However, in my last round of revisions with my editor, she was urging me to dig a little deeper into the emotional color of the indoor scenes. That’s when I had one of those “aha” moments, and realized I needed to go back to first person. By then Annie was a strong fictional character, so I didn’t have that separation problem. Writing the novel was a cathartic experience for me, and I like to think of it more as a story of healing, rather than grieving.
3. I read that you live in a log cabin. I saw pictures of you climbing big rocks near your house and the picture of the dulcimer hanging on your wall. I am intrigued by these pictures of your life. Can you tell us a little bit about your life and how you ended up in a log cabin?
My husband and I live in a 1930s log cabin, Misty Hill Lodge, built from chestnut logs from the property before the blight. Even more amazing are the doors, which were salvaged from a steamship ferry that was part of the Chesapeake Bay Company from 1907 until 1930. Each door still has the original skeleton key with a leather tag inscribed with the room number and “S.S. City of Atlanta,” the name of the ferry. About 11 years ago, we were looking for a smaller house with more property. Misty Hill Lodge was the first place we looked, and we were hooked. It wasn’t just the cabin that drew us in, but also the 6-acre property, which includes 400 feet of rock cliffs across the top of Braddock Mountain near Frederick, Maryland. We have several trails up to the rocks, where I often go to write in my journal. Part of the instant attraction was the rustic, relaxed feel of the house with its huge open great room and massive fireplace, and part was the similarity of the property to the North Carolina mountains where I spent all of my childhood summers.
We did have to make some changes, since the house was only 1200 square feet and had no closets—only hooks on the bedroom walls for hanging clothes. The previous owners had used it for a weekend getaway. We have since built a master bedroom addition and have renovated the kitchen. We do love sharing our home with friends and family, and I teach monthly writing workshops here. It’s a perfect writers’ retreat!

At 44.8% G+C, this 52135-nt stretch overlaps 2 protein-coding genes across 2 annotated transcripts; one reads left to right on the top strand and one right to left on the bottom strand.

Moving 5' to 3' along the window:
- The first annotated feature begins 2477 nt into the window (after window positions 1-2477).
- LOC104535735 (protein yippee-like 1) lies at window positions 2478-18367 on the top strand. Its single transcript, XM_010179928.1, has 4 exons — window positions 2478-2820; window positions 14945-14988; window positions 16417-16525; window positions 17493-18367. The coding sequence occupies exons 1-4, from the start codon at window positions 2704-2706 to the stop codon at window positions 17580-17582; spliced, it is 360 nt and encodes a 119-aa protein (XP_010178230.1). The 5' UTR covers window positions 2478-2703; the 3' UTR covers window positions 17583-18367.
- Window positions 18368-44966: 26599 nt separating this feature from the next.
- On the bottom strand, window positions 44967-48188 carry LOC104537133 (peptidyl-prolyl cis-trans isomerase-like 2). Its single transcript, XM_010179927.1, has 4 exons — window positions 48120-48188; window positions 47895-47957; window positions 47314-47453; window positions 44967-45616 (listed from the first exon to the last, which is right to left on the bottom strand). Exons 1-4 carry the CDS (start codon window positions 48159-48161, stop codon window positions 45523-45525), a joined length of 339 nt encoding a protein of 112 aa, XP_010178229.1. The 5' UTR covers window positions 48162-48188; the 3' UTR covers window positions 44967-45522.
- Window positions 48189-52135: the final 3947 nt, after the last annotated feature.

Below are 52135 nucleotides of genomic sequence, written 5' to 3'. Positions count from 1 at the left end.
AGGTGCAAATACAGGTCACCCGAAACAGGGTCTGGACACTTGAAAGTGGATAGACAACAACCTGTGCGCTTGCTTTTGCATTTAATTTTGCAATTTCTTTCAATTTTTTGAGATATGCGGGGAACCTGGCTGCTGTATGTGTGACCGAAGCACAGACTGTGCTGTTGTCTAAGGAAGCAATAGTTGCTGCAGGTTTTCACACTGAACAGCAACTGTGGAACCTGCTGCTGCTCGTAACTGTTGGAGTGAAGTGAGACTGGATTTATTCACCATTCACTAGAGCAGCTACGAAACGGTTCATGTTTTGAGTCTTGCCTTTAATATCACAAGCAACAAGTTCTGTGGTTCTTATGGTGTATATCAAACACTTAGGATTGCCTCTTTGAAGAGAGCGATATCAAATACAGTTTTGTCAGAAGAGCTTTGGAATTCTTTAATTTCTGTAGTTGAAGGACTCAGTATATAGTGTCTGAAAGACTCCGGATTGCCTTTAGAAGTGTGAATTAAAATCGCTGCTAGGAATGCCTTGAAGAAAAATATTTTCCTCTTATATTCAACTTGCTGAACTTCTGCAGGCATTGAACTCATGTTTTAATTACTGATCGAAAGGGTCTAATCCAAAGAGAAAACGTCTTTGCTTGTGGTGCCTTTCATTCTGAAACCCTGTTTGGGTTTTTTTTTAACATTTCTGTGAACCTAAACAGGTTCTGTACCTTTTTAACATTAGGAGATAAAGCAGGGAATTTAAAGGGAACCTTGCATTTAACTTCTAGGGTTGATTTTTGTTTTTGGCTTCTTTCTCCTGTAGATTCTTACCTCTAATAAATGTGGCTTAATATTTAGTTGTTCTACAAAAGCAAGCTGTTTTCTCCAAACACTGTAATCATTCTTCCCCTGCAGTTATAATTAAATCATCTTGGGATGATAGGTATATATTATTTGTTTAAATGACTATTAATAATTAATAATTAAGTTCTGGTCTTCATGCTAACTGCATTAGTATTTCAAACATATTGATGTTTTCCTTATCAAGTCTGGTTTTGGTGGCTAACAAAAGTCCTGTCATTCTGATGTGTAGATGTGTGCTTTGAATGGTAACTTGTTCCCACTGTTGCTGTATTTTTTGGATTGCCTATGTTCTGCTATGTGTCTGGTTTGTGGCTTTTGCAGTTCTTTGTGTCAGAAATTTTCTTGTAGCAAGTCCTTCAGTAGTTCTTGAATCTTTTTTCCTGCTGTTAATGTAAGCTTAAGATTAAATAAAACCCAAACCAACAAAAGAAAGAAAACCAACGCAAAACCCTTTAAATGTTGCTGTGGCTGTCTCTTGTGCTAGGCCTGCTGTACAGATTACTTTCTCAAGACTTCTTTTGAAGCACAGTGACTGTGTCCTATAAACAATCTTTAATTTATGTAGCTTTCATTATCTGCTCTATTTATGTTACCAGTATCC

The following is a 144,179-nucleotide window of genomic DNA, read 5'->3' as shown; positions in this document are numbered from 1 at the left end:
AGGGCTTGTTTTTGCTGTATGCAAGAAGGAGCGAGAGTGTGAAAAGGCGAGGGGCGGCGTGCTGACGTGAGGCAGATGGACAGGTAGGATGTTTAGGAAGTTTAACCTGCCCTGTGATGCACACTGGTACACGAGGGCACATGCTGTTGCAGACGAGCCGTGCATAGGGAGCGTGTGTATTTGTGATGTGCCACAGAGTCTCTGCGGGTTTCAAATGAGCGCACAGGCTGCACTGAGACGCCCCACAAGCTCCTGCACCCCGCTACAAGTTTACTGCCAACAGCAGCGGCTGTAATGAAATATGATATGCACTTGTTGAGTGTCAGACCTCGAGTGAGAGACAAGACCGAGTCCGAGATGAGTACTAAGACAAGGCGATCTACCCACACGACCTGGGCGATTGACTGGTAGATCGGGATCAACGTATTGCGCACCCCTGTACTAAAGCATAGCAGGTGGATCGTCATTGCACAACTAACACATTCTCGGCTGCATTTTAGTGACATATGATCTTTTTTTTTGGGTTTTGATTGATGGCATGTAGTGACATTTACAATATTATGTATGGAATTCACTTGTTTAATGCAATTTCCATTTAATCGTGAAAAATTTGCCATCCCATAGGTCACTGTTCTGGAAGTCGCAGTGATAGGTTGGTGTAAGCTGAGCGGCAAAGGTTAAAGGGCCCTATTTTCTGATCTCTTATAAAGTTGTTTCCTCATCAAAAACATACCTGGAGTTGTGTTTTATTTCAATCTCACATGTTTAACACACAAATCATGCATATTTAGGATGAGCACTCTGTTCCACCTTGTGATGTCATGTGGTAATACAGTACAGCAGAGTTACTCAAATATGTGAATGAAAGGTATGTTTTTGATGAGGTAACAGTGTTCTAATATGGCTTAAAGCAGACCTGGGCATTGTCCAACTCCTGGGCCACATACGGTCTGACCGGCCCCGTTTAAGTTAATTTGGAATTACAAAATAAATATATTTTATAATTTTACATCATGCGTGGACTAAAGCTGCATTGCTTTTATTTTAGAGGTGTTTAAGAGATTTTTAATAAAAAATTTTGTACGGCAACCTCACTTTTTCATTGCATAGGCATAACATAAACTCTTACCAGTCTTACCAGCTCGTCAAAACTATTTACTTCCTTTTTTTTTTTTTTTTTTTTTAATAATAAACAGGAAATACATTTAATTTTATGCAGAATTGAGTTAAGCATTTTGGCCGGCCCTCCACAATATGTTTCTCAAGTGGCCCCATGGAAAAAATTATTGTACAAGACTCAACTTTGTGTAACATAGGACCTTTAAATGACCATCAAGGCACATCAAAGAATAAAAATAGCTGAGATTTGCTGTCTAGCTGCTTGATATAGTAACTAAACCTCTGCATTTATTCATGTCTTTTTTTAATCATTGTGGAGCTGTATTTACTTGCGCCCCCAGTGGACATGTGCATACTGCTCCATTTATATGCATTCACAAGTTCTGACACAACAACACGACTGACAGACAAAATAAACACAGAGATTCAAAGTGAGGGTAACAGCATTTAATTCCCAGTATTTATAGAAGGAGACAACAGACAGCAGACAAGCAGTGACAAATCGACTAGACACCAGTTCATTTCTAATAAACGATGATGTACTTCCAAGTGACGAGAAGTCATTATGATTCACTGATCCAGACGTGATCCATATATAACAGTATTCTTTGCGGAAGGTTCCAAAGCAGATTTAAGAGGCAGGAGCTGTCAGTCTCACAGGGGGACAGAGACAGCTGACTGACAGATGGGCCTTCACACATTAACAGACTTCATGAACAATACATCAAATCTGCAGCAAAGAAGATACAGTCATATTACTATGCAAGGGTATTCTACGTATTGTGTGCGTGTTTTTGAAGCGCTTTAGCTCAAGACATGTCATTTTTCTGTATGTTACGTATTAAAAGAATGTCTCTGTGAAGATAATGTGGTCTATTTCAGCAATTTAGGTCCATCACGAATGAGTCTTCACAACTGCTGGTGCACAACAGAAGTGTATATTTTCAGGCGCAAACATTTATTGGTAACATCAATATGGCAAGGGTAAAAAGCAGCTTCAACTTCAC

4. How did you meet your husband? What is something that you really liked about him?
I met my husband, Doug, in college at Appalachian State University in Boone, North Carolina, which is also the area where my novel takes place. Believe it or not, my husband was my brother’s roommate, and we started out as good friends. We were both members of the hiking club, so we did a lot of outdoor activities, including rock climbing and spelunking, and just enjoying the mountainous surroundings. I think what I liked best about him then (and now) is that he didn’t talk too much, but when he did talk, he had something worthwhile to say.
Doug is the first and closest critiquer of my writing. Whenever I finish a chapter of whatever I’m working on, I read it aloud to him first, and I can count on him to be honest and give sound advice.
5. Whose advice has been the most helpful or brought the most change to your work?
This is a difficult question because I’ve had a number of people who give me very good feedback and advice. Two friends in particular, both of whom graduated from the Spalding MFA program in writing for children, are my most regular critiquers. One lives in Florida and the other in Michigan, so we send each other our work electronically and try to get together once a year for a weeklong retreat at the Floridian friend’s condo in Key Largo. (Not a bad place for a writing retreat!) They both are able to point things out that I’ve missed and have given me wonderful encouragement. I try to do the same for them.